Maths: You’ve got it all wrong

A guest post, today, from someone who's almost as angry as the Mathematical Ninja. Bletchley Park's Education Officer Tom Briggs is mad as hell, and he's not going to take it any more.

I'm not a maths teacher any more1 but I still find myself having those same old conversations...

"Maths teachers have it easy: every answer's either right or wrong!"

Once the green tinge has faded from my skin and I've replaced the torn shirt (whilst my trousers, miraculously but thankfully, have remained intact but for some fraying around the edges), I'm happy to offer some calm and collected insight into something that yet another person has Got All Wrong.

From two angles2.

Angle $A\hat BC$

Mathematics, despite certain education ministers would lead you to believe, is not a big list of facts that you have to remember. It's not about recalling that $5 \times 6 = 33$3; it's not about being able to state Pythagoras' Theorem with your eyes tied behind your back; it's not about being able to tell people how many cantaloupes uncle Jim purchased, or even how much change he got.

It's not about the answer. The thrill, as with so many things, is in the chase. It's about the route you take, the thought processes, the trying and failing and retrying. Mathematics is not a list of numbers to memorise; it's about training your brain to look at a problem and finding a way of tackling it that isn't just waiting for someone else to do it.

Back in World War Two, some of those clever boffins at Bletchley Park weren't interested in the answer at all; yes, they cracked those codes, solved those ciphers for King and Country, but they also did it for the same reasons some of us do the sudoku in the Sunday papers: it's good, solid, fun. A problem to solve. The thrill was in the chase, and the actual message content - the answer - was left for someone else to finish off once the process to unfurl it had been discovered.

If it was all about the answers then there wouldn't be a problem with copying. Heck, I'd encourage it.

Even when the answer matters4, there's usually a tangled web of possible routes that allow you to get there. I've seen two students tackle the same problem in markedly different ways on many occasions. Who's right? They both are, as long as the answer fits the context. I've seen one student spot and take the shortcut, answering a question in seconds, while another takes a more mathematically scenic route, getting to the answer half a lesson later. In many cases, whilst the former student can turn the handle, the latter ends up with a much better handle to turn: how do you develop your local knowledge better? Head straight to work and back every time, or get a little lost now and then?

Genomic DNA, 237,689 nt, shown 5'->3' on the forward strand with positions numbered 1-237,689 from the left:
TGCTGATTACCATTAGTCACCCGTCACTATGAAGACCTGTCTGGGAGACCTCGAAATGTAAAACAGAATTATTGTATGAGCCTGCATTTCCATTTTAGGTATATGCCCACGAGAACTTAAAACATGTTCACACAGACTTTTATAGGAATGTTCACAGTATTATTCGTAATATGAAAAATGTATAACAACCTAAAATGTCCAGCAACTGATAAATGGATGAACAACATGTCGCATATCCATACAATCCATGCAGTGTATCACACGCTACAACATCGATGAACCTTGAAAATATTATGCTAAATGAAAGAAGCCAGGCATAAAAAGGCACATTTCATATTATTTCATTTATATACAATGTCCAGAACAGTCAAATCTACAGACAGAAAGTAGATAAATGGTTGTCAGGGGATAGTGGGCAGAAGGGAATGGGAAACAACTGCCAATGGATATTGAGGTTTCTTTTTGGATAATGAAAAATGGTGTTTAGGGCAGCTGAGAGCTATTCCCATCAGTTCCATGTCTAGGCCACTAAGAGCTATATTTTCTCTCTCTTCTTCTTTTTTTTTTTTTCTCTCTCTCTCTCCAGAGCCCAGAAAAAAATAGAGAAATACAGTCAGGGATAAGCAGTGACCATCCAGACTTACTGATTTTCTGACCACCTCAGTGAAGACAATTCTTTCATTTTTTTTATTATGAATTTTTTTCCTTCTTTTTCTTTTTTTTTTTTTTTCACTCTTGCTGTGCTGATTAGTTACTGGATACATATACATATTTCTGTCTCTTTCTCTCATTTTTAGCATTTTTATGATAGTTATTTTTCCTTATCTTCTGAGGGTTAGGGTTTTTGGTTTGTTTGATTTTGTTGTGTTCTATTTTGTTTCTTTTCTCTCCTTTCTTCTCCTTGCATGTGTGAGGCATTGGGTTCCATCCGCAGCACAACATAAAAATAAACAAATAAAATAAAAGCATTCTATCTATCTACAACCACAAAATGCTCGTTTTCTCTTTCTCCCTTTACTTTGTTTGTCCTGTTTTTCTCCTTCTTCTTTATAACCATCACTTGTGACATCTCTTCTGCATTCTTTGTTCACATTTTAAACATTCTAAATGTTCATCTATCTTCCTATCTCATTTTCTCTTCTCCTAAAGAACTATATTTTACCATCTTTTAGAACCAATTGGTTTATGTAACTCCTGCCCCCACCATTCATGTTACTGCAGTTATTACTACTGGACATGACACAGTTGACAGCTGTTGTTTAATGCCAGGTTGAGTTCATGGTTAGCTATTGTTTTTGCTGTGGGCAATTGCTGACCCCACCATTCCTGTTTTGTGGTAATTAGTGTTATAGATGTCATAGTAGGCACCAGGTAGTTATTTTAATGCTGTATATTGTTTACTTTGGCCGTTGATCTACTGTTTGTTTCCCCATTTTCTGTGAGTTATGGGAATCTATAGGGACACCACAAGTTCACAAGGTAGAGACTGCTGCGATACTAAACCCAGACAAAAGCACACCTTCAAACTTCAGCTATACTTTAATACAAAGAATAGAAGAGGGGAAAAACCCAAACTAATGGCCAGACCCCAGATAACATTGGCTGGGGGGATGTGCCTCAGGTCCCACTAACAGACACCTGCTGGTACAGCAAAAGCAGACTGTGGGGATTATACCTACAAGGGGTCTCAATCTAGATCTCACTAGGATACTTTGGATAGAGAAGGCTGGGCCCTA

Angle $C\hat BA$

If you think that there's one and only one answer to any given mathematical question, then I'd love to hear the story of how your imagination got removed5. "What's the square-root of 25?" has two answers even if you're restricting it to just the boring ones. The answer to "What's six multiplied by seven?" could be forty-two, $2 \times 3 \times 7$, $101010$, or any of a number of representations depending on how you're going to use the answer.

For any mathematician worth their salt, answering the question "Jim has eight cantaloupe melons in one hand, and thirteen in the other. What does Jim have?" with "bloody big hands" isn't funny, sarcastic or flippant. It's big, and it's clever, and more importantly it opens the door to figuring out just how big Jim's hands must be...

... which is where the real maths lies. Discovery and exploration that can be done with a pencil and a bit of paper.

T K Briggs

Tom Briggs is an enigma... I'm sorry. Tom takes an Enigma machine around schools as part of his outreach work at Bletchley Park. I could tell you about other stuff he does, but then I'd have to kill you.

  1. Actually, that's not strictly true. I'm a maths teacher; I always will be a maths teacher. I'm just not currently being paid for it. []
  2. O.k, Colin, I'll express them in radians. You can stop clambering up onto that really high horse this time. []
  3. There are no mistakes; only learning opportunities. []
  4. Which is most of the time, come to think of it, when you're doing maths in the real world. []
  5. Even though it's probably predictable. []


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